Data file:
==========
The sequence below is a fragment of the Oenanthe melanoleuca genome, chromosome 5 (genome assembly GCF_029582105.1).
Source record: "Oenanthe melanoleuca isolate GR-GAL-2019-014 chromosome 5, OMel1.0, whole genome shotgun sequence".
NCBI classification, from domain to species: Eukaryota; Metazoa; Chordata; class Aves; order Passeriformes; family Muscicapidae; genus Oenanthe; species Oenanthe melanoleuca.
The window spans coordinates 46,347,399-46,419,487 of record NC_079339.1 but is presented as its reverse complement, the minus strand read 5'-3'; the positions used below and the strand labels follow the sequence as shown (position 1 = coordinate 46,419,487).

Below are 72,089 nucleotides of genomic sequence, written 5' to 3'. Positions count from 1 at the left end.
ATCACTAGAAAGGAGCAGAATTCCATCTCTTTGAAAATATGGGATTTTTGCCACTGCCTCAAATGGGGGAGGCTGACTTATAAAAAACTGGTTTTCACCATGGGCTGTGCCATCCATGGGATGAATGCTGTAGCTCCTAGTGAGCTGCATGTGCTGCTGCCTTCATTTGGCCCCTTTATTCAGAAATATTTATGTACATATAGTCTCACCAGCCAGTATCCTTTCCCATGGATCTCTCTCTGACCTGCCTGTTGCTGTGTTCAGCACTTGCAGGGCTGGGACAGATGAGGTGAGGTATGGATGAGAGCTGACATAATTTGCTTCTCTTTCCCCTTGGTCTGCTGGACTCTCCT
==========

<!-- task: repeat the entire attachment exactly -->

The sequence below is a fragment of the Oenanthe melanoleuca genome, chromosome 5 (genome assembly GCF_029582105.1).
Source record: "Oenanthe melanoleuca isolate GR-GAL-2019-014 chromosome 5, OMel1.0, whole genome shotgun sequence".
NCBI classification, from domain to species: Eukaryota; Metazoa; Chordata; class Aves; order Passeriformes; family Muscicapidae; genus Oenanthe; species Oenanthe melanoleuca.
The window spans coordinates 46,347,399-46,419,487 of record NC_079339.1 but is presented as its reverse complement, the minus strand read 5'-3'; the positions used below and the strand labels follow the sequence as shown (position 1 = coordinate 46,419,487).

Below are 72,089 nucleotides of genomic sequence, written 5' to 3'. Positions count from 1 at the left end.
ATCACTAGAAAGGAGCAGAATTCCATCTCTTTGAAAATATGGGATTTTTGCCACTGCCTCAAATGGGGGAGGCTGACTTATAAAAAACTGGTTTTCACCATGGGCTGTGCCATCCATGGGATGAATGCTGTAGCTCCTAGTGAGCTGCATGTGCTGCTGCCTTCATTTGGCCCCTTTATTCAGAAATATTTATGTACATATAGTCTCACCAGCCAGTATCCTTTCCCATGGATCTCTCTCTGACCTGCCTGTTGCTGTGTTCAGCACTTGCAGGGCTGGGACAGATGAGGTGAGGTATGGATGAGAGCTGACATAATTTGCTTCTCTTTCCCCTTGGTCTGCTGGACTCTCCT